- THE MAGAZINE
The Consumer Price Index, the most popular gauge of U.S. inflation, fell 0.3 percent last month, the Labor Department said. The so-called core CPI, which excludes volatile food and energy prices, was unchanged for the second consecutive month.
Economists polled by Reuters had expected the CPI to dip 0.1 percent, with the core index up 0.2 percent.
It was the first time since two back-to-back declines in late 1982 that the core CPI had not risen in any two-month period. Core inflation has slowed sharply so far this year, advancing at just a 0.6 percent annual rate after increasing 1.9 percent last year.
In the 12 months ended in April, the core CPI was up just 1.5 percent, its smallest 12-month advance since March 1966.
The Federal Reserve warned after a meeting last week that the economy faced a small risk of an "unwelcome substantial fall in inflation." Analysts had said any further sharp slowing would likely raise the odds the central bank would lower interest rates again to ward off any chance prices would fall for a sustained period.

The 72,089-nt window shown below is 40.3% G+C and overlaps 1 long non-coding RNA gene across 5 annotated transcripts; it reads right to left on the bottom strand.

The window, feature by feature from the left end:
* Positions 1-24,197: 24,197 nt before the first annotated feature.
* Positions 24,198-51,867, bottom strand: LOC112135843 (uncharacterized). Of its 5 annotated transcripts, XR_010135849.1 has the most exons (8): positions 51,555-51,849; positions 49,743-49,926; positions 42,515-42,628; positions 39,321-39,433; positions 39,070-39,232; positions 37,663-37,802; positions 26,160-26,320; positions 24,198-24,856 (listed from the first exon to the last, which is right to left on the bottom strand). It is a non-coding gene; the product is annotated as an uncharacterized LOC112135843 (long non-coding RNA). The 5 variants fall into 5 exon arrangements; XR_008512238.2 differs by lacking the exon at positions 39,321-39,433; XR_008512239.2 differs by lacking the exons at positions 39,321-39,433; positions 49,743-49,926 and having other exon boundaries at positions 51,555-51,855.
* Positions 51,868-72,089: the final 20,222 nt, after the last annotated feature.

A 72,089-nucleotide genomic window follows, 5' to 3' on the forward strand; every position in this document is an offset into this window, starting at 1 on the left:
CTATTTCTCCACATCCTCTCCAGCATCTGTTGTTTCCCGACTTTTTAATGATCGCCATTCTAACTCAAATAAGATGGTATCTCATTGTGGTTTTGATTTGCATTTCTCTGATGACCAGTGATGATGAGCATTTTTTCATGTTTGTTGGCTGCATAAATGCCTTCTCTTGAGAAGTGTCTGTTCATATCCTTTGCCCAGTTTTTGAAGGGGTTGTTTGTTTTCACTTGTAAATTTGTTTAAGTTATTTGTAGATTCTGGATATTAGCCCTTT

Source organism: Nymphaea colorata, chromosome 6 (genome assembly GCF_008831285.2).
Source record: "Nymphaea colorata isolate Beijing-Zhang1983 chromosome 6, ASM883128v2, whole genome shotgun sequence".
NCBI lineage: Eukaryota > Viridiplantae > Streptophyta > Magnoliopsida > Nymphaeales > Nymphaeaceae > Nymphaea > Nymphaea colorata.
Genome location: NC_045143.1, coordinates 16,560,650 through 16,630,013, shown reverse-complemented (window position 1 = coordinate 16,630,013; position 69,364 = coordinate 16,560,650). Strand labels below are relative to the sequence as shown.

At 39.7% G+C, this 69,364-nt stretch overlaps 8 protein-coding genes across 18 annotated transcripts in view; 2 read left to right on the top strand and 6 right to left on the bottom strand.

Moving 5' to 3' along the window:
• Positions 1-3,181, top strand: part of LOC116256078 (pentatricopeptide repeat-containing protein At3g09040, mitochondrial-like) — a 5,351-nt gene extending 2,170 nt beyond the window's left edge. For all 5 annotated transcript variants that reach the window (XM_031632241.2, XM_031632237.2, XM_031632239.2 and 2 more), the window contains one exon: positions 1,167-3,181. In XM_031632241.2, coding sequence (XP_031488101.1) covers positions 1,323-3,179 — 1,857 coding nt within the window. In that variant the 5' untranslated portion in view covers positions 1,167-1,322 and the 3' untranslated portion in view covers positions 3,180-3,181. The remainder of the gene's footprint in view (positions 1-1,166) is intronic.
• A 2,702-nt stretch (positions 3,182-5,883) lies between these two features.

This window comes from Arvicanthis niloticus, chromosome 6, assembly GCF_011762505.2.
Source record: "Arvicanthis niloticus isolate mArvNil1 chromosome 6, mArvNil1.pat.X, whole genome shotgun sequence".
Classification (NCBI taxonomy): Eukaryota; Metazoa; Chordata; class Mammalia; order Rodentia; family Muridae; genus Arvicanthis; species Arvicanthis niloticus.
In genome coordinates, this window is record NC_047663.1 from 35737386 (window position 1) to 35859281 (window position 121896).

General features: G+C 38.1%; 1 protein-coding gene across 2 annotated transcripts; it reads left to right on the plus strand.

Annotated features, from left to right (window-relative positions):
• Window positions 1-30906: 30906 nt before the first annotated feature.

Energy prices, which had risen sharply for three straight months, slid 4.6 percent in April, the biggest decline since November 2001. The price of gasoline fell 8.3 percent and fuel oil costs plummeted 14.9 percent, the sharpest drop since February 1990.
The tumble in energy prices reflected the drop in the cost of oil since late-February highs as concerns eased over the possibility of a war-related disruption in supplies.